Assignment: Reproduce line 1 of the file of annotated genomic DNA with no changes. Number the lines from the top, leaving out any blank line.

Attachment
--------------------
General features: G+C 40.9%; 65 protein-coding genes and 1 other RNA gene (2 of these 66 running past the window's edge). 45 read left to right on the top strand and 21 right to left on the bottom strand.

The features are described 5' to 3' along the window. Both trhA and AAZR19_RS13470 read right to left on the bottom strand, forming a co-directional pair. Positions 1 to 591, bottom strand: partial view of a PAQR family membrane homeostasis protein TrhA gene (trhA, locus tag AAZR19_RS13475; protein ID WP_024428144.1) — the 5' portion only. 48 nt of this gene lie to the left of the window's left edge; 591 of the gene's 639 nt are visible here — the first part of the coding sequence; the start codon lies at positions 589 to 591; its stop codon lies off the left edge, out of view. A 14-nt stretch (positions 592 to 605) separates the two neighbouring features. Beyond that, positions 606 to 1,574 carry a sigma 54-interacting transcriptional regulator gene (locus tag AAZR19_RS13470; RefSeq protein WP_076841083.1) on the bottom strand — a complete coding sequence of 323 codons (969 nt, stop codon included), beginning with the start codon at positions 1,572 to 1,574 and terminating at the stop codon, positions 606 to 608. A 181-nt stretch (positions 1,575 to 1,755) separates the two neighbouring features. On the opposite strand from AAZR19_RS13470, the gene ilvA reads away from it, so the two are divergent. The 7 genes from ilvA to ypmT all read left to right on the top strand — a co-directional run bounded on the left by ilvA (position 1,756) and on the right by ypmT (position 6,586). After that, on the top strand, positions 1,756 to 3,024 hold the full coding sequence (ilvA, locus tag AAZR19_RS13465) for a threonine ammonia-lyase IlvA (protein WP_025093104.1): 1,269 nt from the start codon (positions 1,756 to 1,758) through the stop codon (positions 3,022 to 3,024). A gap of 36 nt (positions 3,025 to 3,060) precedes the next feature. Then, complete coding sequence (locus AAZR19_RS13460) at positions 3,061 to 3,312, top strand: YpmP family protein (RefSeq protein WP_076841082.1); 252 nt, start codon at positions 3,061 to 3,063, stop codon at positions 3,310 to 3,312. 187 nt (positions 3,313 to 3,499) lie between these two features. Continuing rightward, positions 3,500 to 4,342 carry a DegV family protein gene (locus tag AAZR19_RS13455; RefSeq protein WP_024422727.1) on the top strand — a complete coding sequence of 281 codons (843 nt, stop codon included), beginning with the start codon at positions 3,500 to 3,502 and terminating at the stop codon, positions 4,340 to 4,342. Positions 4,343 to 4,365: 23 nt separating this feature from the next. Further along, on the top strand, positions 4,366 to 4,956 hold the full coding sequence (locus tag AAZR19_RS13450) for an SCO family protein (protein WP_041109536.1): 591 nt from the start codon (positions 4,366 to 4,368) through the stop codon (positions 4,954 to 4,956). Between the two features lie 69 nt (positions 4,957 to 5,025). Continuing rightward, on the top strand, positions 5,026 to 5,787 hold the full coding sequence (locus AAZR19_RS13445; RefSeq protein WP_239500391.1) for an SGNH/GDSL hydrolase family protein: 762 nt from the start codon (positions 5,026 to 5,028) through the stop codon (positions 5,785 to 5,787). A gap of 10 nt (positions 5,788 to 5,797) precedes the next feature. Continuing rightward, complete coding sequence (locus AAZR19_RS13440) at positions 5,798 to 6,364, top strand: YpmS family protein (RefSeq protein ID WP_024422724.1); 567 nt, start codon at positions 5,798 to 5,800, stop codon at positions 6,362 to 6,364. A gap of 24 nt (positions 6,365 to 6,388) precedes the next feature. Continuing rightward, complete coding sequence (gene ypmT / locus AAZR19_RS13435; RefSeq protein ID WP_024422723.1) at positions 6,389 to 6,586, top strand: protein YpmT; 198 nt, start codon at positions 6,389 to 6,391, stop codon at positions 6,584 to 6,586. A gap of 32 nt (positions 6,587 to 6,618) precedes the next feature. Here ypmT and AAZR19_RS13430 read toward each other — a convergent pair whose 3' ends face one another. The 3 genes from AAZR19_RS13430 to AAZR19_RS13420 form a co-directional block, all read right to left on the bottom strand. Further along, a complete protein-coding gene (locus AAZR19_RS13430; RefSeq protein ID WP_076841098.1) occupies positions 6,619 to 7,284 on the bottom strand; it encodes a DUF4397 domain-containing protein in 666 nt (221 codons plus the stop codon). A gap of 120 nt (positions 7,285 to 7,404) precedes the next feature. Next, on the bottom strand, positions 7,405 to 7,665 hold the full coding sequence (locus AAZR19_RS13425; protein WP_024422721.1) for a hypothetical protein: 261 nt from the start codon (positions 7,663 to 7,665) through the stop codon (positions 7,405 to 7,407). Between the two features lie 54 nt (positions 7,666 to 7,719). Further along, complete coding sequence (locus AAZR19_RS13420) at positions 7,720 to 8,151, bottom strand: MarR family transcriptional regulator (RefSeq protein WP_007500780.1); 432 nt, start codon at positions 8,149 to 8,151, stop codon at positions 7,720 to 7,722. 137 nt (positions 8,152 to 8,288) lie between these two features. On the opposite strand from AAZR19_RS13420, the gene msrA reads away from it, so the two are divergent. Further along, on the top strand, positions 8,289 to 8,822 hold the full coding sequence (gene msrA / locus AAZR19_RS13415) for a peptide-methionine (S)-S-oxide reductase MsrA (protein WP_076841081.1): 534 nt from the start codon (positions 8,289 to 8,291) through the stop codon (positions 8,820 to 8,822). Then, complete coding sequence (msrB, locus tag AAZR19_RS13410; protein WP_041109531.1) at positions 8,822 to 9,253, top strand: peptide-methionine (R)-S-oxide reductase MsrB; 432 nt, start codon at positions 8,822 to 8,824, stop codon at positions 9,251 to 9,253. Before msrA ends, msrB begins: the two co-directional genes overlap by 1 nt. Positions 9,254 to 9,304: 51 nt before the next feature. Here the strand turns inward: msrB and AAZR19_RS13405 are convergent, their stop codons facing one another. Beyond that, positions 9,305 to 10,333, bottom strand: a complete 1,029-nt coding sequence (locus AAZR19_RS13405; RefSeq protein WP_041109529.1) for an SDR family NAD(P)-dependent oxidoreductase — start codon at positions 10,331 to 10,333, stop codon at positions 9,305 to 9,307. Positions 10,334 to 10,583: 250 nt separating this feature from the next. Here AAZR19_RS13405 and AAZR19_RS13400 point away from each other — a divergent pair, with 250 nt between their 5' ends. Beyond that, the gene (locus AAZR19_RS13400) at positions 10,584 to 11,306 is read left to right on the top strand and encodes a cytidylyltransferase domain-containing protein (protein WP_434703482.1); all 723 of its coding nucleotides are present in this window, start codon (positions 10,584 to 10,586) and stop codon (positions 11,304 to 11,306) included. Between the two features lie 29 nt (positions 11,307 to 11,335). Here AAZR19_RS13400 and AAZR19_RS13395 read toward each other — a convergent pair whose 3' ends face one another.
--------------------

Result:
General features: G+C 40.9%; 65 protein-coding genes and 1 other RNA gene (2 of these 66 running past the window's edge). 45 read left to right on the top strand and 21 right to left on the bottom strand.